Hyperuricemia occurs when the blood contains too much uric acid. This excess can lead to gout, kidney issues, cardiovascular problems, and more. Uric acid is the product of the metabolic breakdown of purines and is a standard element of urine. The many causes of hyperuricemia mean symptoms may be different from person to person, causing either increased or decreased production of uric acid, or a combination of the two.
One of the simplest causes of hyperuricemia is eating and drinking too many high-purine foods and beverages. These include
Some foods have moderate purine levels but can still contribute to hyperuricemia. These include
Hyperuricemia has an interesting relationship with the kidneys. Kidney issues can lead to hyperuricemia, and hyperuricemia can cause kidney issues. As the kidneys filter blood, they also filter uric acid. Over time, uric acid can accumulate and form large urate crystals, a combination of urate and calcium. When these move through the kidneys, their size and shape damage the passageways, even leaving scars in some cases. With enough damage and scarring, the crystals can cause kidney disease and failure.
Some medical experts list obesity as a cause of hyperuricemia, but this is not entirely accurate. A 2015 study found that people who were not obese but had high visceral fat levels were more likely to have gout than other individuals. Bodies with high fat levels produce more insulin. An excess of insulin traveling through the body can inhibit the kidneys’ ability to eliminate uric acid. Additionally, people with high levels of visceral fat tend to have diets that include more purine-rich foods. This leads to a natural accumulation of uric acid.
Doctors frequently find that patients with psoriasis have high levels of serum uric acid. Psoriasis is a condition that causes skin cells to rapidly build up on the skin’s surface, leading to itchy and often painful scales and red patches. The exact relationship between uric acid and psoriasis remains unknown, but some physicians believe they influence each other. Researchers have not yet found a causal relationship between the two, but it is possible that understanding this connection will lead to better psoriasis treatments in the future.
Normally, new bone tissue slowly replaces old bone tissue as part of the body’s recycling process. Paget’s disease interferes with this process and can cause bones to become fragile or misshapen. Though researchers do not yet understand the relationship, people with active Paget’s disease tend to have higher uric acid levels. Some studies suggest that Paget’s disease may be causing metabolic issues that then lead to excess purine breakdown.
Several medications and vitamins tend to cause hyperuricemia. Diuretics prompt the kidneys to release more sodium into the urine. This draws excess water from the blood, leading to lower blood pressure and an increase in urination. However, because the body is losing fluid, the concentration of the remaining fluid increases. As a result, uric acid levels that were once healthy become dangerously high. Certain vitamins, such as B3, can also lead to high uric acid levels.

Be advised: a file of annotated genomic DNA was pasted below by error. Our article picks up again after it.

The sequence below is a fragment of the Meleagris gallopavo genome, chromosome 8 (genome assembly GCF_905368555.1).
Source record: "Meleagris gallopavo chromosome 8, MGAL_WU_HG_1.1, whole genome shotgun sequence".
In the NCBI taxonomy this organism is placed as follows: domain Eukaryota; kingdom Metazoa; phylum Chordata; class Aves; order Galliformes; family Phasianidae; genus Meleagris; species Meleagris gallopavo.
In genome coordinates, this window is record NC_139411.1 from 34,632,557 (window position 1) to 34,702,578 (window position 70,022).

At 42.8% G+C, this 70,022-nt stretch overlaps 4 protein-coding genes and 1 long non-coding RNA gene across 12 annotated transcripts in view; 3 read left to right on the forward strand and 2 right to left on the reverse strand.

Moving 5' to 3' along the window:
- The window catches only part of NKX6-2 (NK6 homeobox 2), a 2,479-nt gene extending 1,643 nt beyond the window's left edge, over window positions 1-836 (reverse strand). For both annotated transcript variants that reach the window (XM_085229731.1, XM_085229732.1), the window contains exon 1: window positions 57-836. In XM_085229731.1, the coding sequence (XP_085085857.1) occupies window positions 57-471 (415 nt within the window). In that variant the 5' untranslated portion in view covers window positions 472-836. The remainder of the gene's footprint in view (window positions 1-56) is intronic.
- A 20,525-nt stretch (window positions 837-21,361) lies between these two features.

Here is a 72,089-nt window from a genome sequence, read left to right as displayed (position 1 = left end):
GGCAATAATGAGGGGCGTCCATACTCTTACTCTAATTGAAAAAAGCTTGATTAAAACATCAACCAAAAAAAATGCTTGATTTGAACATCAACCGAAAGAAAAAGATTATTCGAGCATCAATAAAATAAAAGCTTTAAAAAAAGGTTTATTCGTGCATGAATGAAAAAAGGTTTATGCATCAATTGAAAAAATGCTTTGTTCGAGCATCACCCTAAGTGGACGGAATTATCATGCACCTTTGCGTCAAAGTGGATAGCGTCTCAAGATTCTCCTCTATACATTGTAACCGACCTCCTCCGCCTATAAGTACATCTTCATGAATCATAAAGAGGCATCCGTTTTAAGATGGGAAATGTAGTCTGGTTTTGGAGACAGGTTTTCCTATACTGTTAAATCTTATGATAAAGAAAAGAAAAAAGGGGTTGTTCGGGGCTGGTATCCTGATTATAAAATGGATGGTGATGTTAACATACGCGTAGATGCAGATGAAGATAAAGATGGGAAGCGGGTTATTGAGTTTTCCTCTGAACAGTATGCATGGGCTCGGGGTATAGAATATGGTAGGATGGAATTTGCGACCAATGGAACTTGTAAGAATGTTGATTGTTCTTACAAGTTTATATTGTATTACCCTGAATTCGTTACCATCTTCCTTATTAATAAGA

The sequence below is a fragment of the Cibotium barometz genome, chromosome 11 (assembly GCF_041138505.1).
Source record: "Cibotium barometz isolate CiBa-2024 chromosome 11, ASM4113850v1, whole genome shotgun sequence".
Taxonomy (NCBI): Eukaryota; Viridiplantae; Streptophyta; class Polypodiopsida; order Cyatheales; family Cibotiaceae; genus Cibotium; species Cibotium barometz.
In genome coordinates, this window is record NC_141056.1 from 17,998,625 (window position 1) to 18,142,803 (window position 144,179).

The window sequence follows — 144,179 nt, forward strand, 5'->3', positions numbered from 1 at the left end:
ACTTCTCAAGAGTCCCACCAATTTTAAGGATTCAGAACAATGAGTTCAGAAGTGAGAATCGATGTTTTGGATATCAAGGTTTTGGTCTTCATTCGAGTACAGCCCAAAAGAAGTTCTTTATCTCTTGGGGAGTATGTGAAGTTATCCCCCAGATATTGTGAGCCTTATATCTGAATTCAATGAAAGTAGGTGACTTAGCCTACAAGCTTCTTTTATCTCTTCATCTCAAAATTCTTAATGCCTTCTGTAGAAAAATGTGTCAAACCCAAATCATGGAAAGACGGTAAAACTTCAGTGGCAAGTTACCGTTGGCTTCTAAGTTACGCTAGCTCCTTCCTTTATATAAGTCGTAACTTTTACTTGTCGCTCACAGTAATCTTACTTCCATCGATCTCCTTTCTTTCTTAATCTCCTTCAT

Complex purine metabolism failures can also cause hyperuricemia. Certain enzymes play central roles in the metabolism and breakdown of purines. If there is a deficiency of one of these enzymes, such as hypoxanthine-guanine phosphoribosyltransferase (HGPRT), then the body will overproduce uric acid. Overactivity of phosphoribosyl pyrophosphate (PRPP) can cause similar issues. Both of these problems are symptoms of Lesch-Nyhan Syndrome.
Many studies show that people with Down syndrome tend to have hyperuricemia. This excessive increase of uric acid appears to begin in early childhood. As the child ages, uric acid levels continue to increase, leading to hyperuricemia. Research reveals the excess uric acid is the result of an overproduction of urate. A 1979 study in the Journal of Rheumatology found that this may be due to glomerular dysfunction. Glomerular refers to the glomerulus, a small ball that helps make up the functional unit of the kidney.
Research shows that both hypothyroidism and hyperthyroidism can lead to hyperuricemia. The thyroid is a small gland that produces hormones that control many of the body’s metabolic activities. Hyperthyroidism means the body is creating too many of these hormones, while hypothyroidism means it is not creating enough. In hyperthyroidism, hyperuricemia is the result of an increase in urate production. Hypothyroidism causes excess uric acid due to poor blood flow through the kidneys and glomerular dysfunction.
When cancer cells break down, they release various substances into the blood. Occasionally, this break down occurs so rapidly that the kidneys cannot filter all of the new substances, and the individual develops tumor lysis syndrome (TLS). Large-scale cell breakdown and death leads to high levels of various nucleic acids. Among them, purines become uric acid through the normal process. However, because the concentration is so much higher, the body cannot excrete uric acid in the urine. This results in a dramatic increase of urate crystals in the blood, kidneys, and joints.
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